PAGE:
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Whether it’s at the country, corporate or individual level, this blog considers how to gauge and measure impact.

Monday, July 30, 2012

NexThought Monday: Shape Up and Scale Up: The Value of Mentors for Guiding Impact Entrepreneurs (Part 1)

By Logan Yonavjak and Aram Kang

At the New Ventures Investor Forum, December 2011. (Image courtesy of New Ventures).

 

Editor’s Note: Led by contributors from NextBillion’s Managing Partner, New Ventures, this is the latest in a series of articles showcasing the achievements of environmental entrepreneurs with insights from impact investing leaders on how to further scale sustainable enterprises. Other articles can be found here.

SMEs in emerging economies face significant challenges to their survival, and a large majority fail within the first few years of operation. This high failure rate is largely the result of a weak entrepreneurial support infrastructure leading to a deficiency in business skills, a lack of access to capital, and markets and policy barriers which increase the cost of doing business, forcing many companies out of the market.

A plethora of stand-alone incubators and accelerators focus on rectifying the lack of business skills training (some also play a role in facilitating investment to portfolio entrepreneurs). A big component of most of these incubator/accelerator programs involves linking entrepreneurs with “mentors” – experienced entrepreneurs, business leaders, potential investors and experts. These mentors play a critical role in getting companies the advice and preparation they need to excel in the market – anything from connections with their broader networks to specific finance skills.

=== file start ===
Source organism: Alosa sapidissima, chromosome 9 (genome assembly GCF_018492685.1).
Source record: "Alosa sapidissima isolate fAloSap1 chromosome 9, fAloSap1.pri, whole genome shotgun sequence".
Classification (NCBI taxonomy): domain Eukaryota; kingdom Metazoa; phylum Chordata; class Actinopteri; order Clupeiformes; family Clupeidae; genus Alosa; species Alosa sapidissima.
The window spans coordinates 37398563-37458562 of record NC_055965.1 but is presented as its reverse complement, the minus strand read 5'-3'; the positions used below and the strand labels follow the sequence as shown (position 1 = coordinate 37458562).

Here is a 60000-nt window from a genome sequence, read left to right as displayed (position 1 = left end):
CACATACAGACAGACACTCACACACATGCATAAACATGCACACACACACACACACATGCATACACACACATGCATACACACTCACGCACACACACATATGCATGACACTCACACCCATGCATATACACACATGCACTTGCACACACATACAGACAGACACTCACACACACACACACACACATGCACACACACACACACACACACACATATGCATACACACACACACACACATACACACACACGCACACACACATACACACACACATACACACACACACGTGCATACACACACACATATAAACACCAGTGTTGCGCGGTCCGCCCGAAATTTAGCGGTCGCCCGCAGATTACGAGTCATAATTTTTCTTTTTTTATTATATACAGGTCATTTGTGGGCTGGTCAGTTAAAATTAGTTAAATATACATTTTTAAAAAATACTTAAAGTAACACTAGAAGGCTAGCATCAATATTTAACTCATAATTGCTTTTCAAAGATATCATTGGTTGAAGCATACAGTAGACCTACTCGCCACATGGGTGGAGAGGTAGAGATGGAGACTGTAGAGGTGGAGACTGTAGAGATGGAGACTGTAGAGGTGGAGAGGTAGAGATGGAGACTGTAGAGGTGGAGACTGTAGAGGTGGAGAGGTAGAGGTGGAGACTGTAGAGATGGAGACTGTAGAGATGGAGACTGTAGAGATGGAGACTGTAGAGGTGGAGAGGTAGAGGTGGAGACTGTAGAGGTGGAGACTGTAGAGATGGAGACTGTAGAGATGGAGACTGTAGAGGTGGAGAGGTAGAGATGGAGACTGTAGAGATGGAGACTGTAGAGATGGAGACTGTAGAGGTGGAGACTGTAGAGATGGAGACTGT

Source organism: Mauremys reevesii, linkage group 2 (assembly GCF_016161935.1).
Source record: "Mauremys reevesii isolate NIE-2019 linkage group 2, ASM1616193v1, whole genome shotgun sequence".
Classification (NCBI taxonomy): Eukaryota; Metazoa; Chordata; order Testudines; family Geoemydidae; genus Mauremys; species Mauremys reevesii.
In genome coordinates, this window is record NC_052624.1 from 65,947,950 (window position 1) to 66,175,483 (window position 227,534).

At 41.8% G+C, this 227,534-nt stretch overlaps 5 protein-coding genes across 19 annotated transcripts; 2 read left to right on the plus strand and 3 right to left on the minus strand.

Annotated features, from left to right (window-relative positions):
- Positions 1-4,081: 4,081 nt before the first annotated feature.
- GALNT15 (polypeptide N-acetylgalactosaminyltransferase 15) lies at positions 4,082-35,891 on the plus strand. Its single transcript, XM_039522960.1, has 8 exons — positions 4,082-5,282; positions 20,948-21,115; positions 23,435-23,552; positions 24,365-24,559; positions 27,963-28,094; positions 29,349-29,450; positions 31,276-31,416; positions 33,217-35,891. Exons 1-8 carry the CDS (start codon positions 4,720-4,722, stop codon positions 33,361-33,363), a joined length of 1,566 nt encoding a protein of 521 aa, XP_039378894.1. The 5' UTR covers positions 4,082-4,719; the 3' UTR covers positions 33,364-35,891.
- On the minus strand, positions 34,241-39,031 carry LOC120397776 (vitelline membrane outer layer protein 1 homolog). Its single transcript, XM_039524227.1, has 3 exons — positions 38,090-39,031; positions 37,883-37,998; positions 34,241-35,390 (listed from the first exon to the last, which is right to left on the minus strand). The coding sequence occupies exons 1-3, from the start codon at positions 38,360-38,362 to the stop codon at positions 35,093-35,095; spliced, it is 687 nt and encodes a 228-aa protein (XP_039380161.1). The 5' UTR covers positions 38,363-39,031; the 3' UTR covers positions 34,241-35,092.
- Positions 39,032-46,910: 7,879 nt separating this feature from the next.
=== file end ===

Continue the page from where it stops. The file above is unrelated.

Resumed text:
A recent study by I-DEV International analyzed incubator/accelerator models and best practices across the globe and determined that mentor and peer learning are, in fact, the strongest components of existing social incubator/accelerator models. And an added benefit is that mentor programs are fairly low cost since many mentors provide their services for free; this allows incubators and accelerators to provide high quality services without a significant increase to their already strained budgets.

Given their importance, we wanted to get a handle on the types of mentor programs currently offered by a few of these incubator/accelerator programs, and glean some more anecdotal lessons learned in providing mentor services. In part two of this article, we will summarize the main insights we gleaned directly from mentors and entrepreneurs about their experiences participating in these programs, although many of these programs are considering building out a virtual component going forward.  

 

Overview of select mentor programs

I-DEV breaks up incubators and accelerators into five main categories based on how they provide services to SMEs; these include: business plan competitions, hub or co-sharing programs, management capacity and model development programs, entrepreneur sponsorship programs, and virtual programs. Of these, three are the most focused on incorporating significant mentorship services; the hubs/co-sharing, management capacity & model development, and virtual programs. We chose to focus on management capacity & model development programs for this particular series of interviews.

 

The Unreasonable Institute

 We interviewed Cesar Gonzalez, Unreasonable’s vice president of systems.